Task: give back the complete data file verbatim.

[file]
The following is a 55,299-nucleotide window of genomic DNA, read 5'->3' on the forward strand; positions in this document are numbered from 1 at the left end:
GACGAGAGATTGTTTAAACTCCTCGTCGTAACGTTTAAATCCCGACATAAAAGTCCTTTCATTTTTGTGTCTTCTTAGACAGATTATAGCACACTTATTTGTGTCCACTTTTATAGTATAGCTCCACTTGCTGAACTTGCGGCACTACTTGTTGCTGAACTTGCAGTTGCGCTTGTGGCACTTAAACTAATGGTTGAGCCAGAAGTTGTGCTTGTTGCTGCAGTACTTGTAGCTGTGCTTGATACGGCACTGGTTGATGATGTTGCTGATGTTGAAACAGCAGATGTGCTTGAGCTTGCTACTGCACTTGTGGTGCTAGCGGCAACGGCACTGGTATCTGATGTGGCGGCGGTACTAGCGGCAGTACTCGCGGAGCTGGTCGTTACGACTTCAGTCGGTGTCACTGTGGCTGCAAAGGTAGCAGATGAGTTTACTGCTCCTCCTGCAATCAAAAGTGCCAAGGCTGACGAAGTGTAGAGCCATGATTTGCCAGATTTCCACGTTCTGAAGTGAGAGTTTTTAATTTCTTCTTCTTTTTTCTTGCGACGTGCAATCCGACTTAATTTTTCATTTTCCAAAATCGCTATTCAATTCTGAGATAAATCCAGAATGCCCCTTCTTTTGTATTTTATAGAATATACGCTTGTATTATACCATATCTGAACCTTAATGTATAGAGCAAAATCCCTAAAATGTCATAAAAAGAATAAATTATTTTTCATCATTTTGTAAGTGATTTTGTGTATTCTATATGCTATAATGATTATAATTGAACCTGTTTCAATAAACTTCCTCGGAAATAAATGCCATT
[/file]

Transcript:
The following is a 55,299-nucleotide window of genomic DNA, read 5'->3' on the forward strand; positions in this document are numbered from 1 at the left end:
GACGAGAGATTGTTTAAACTCCTCGTCGTAACGTTTAAATCCCGACATAAAAGTCCTTTCATTTTTGTGTCTTCTTAGACAGATTATAGCACACTTATTTGTGTCCACTTTTATAGTATAGCTCCACTTGCTGAACTTGCGGCACTACTTGTTGCTGAACTTGCAGTTGCGCTTGTGGCACTTAAACTAATGGTTGAGCCAGAAGTTGTGCTTGTTGCTGCAGTACTTGTAGCTGTGCTTGATACGGCACTGGTTGATGATGTTGCTGATGTTGAAACAGCAGATGTGCTTGAGCTTGCTACTGCACTTGTGGTGCTAGCGGCAACGGCACTGGTATCTGATGTGGCGGCGGTACTAGCGGCAGTACTCGCGGAGCTGGTCGTTACGACTTCAGTCGGTGTCACTGTGGCTGCAAAGGTAGCAGATGAGTTTACTGCTCCTCCTGCAATCAAAAGTGCCAAGGCTGACGAAGTGTAGAGCCATGATTTGCCAGATTTCCACGTTCTGAAGTGAGAGTTTTTAATTTCTTCTTCTTTTTTCTTGCGACGTGCAATCCGACTTAATTTTTCATTTTCCAAAATCGCTATTCAATTCTGAGATAAATCCAGAATGCCCCTTCTTTTGTATTTTATAGAATATACGCTTGTATTATACCATATCTGAACCTTAATGTATAGAGCAAAATCCCTAAAATGTCATAAAAAGAATAAATTATTTTTCATCATTTTGTAAGTGATTTTGTGTATTCTATATGCTATAATGATTATAATTGAACCTGTTTCAATAAACTTCCTCGGAAATAAATGCCATT